Defense attorneys often lament the fact that judges will refuse to exclude, it seems, anything at trial. Instead, a judge will allow the admission of evidence and comment, “but it is up to the jury to decide how much weight to give it.” We think the following example epitomizes that type of mistake.
At about 8:20 p.m. on October 5, 2012, police responded to reports of gunfire on a residential street in East Palo Alto. Police found Christopher Baker alive, but with gunshot wounds. His bicycle was found nearby laying in the middle of the street. Baker later died at the scene.
On the other side of the street was a still running Ford Escort, unoccupied and apparently stuck on a fence, with the keys still in the ignition. Jerry Coneal’s blood was found in the Ford Escort and on the outside of another car parked nearby.
The registered owner of the Ford Escort was Lakeisha Campbell, who testified at trial that she loaned the car to her boyfriend, Miguel Rivera, who was a good friend of Jerry Coneal. A couple hours after she lent the car to Rivera, Rivera called her to report the car had been stolen and to call the police.
Rivera and Coneal were members of the “Taliban” gang, whose territory included parts of East Palo Alto. The Taliban had a longstanding and violent rivalry with another East Palo Alto gang called “Da Vill.” Christopher Baker was a member of the Da Vill gang.
On September 30, 2012, less than a week before Christopher Baker was killed, two Taliban members were shot by a Da Vill member and a member of a gang allied with Da Vill. On the same day that Baker was killed, there was a memorial for a Da Vill gang member,” The Box,” just around the corner from where Baker was killed.
On October 7, shortly after Baker was killed, a Da Vill gang member shot two Taliban members, one fatally.
On October 5, Jerry Coneal “liked” a Facebook post expressing birthday wishes to The Box. The same day, Coneal sent a message on Facebook to a Da Vill member, asking to know who was the Da Vill member looking for him (to shoot him). The response was “Damn. Shit real serious.” Coneal responded, “Yup. It’s gone get real, too.” The prosecutor’s gang expert testified at trial that this indicated there would be a retaliation for what was perceived to be disrespectful conduct.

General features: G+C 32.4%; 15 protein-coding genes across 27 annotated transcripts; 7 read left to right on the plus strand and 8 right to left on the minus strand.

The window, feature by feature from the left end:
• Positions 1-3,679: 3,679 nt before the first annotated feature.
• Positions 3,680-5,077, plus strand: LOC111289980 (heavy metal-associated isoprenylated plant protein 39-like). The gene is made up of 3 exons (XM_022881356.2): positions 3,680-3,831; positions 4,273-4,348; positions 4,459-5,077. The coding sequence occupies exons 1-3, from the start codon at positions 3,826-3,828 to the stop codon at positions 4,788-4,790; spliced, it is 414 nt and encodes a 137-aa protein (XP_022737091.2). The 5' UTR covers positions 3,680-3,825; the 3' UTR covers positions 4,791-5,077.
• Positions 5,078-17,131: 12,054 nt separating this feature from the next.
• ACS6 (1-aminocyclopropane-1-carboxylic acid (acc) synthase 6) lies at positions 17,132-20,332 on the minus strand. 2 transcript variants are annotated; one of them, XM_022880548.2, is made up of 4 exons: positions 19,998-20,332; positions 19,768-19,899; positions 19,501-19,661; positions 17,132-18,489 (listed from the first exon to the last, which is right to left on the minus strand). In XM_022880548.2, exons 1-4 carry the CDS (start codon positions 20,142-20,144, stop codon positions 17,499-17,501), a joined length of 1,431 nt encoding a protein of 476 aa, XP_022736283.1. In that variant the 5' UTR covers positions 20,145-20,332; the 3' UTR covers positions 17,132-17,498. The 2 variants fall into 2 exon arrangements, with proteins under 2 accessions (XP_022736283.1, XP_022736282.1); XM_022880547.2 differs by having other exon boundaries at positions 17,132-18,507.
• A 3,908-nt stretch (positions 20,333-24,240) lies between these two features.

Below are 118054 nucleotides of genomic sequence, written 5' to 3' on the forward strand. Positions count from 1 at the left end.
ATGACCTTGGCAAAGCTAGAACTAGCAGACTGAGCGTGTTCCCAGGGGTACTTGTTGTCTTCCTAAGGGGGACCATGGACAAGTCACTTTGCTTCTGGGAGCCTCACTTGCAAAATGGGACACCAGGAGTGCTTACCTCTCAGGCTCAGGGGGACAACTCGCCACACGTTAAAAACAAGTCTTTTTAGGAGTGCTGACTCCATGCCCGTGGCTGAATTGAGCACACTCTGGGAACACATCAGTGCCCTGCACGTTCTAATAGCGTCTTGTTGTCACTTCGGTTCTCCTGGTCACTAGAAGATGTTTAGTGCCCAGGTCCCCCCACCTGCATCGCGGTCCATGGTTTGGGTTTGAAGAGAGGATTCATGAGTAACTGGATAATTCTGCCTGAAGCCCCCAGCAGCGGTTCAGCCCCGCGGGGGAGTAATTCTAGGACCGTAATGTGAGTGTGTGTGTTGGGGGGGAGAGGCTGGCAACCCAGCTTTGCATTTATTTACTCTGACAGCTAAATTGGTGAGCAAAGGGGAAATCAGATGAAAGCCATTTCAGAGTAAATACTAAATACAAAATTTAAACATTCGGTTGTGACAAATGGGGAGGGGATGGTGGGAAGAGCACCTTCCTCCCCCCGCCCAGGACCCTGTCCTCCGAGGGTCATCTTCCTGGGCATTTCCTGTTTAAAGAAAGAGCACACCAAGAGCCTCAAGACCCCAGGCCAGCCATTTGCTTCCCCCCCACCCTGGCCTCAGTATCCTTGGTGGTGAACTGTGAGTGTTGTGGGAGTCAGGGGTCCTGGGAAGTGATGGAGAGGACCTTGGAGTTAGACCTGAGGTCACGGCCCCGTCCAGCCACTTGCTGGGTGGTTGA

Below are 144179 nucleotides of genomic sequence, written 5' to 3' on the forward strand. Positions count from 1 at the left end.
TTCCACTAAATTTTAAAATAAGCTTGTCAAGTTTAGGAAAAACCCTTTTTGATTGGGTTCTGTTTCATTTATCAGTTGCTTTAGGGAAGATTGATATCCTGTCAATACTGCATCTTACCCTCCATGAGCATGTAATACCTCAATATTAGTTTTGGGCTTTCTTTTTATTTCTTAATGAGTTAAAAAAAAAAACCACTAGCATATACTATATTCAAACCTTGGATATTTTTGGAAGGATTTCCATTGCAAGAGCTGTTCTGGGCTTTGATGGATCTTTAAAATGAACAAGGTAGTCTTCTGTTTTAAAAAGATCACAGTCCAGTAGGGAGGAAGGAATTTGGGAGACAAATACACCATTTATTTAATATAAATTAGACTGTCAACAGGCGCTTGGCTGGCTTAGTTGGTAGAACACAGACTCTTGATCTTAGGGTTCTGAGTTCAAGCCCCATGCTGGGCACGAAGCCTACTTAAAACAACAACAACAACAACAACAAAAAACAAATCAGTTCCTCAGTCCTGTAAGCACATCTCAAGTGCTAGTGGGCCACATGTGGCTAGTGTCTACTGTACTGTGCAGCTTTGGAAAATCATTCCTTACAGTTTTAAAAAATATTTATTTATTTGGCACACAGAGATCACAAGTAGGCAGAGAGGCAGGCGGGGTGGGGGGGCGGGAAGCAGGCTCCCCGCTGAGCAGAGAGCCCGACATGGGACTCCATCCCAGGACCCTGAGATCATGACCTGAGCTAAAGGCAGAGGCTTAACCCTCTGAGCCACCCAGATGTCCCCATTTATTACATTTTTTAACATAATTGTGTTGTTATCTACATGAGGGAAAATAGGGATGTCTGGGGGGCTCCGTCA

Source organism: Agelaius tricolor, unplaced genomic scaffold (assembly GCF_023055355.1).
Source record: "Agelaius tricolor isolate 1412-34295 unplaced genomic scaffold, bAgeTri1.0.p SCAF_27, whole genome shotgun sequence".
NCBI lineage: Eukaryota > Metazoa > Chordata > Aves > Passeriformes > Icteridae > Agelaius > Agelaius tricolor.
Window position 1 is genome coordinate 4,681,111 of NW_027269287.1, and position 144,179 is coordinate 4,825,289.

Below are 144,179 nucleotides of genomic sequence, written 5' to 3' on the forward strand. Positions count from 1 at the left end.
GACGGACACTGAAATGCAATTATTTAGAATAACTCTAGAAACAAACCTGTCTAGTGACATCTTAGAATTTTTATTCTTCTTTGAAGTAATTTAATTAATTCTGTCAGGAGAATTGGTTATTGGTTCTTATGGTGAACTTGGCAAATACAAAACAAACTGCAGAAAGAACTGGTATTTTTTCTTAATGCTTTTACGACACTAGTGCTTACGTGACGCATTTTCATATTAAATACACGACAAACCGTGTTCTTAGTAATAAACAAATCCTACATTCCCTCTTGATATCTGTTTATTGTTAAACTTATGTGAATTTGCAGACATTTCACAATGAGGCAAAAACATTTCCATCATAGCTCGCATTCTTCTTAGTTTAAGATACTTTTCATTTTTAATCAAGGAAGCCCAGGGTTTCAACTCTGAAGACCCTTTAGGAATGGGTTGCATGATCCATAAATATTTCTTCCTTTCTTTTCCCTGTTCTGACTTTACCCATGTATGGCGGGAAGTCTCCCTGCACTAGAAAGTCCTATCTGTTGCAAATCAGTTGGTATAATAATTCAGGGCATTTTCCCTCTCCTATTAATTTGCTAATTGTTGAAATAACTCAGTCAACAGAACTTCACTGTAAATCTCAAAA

Through a series of interviews with various Taliban and Da Vill gang members, police narrowed their search for suspects in the Baker shooting down to Coneal. He was then arrested and charged with first-degree murder with a sentencing enhancement that the crime was committed to promote or further the activities of a criminal street gang.
During trial, the prosecution played to the jury five rap videos featuring Coneal and members of the Taliban gang. The videos were made before Baker’s shooting and depicted Coneal and Taliban members bragging about violence they had committed or intended to commit. Coneal uploaded five of the videos to YouTube, one in which he rapped, “I don’t know who baked the last cake. All I know was the place got yellow taped.”
A gang expert at trial testified at length about the videos, interpreting the lyrics about numerous exhibits that were screenshots from the video. The testimony was quite detailed. Some of the lyrics, the expert testified, referred to the Baker killing. The expert said gang members often use rap music to brag about real crimes that they committed.
Coneal himself testified that the lyrics were not connected to reality; he merely “wanted to look like a gangster so that someday” he might become a rapper.
The jury convicted Coneal of first-degree murder and the gang enhancement was found true. He was then sentenced to life in prison without the possibility of parole.
Coneal then appealed the verdict to the First Appellate District Court of Appeal, arguing that the judge made a mistake in admitting such evidence into evidence at trial.
The First Appellate court agreed with Coneal (People v. Jerry Coneal (2019 DJDAR 10369)), stating that undue prejudice toward Coneal was created by the admission of the rap music lyrics that described violence as desirable and were relevant toward establishing gang involvement. In this regard, the appellate court found that the trial court judge abused her discretion in admitting such rap videos. However, the court rejected the People’s contention that the lyrics constituted admissions.
Moreover, the appellate court did not overturn the verdict, finding there was sufficient other evidence from witnesses to sustain Coneal’s conviction and any error in admitting the rap videos was harmless.
We present this summary of the reported decision to point out that had the appellate court agreed such rap music lyrics were unduly prejudicial and inflammatory as to the violence described and thus, defense counsel in the future should seek to exclude such lyrics and videos on the holdings in this case.
For more information about evidentiary issues with social media postings, please click on the following articles: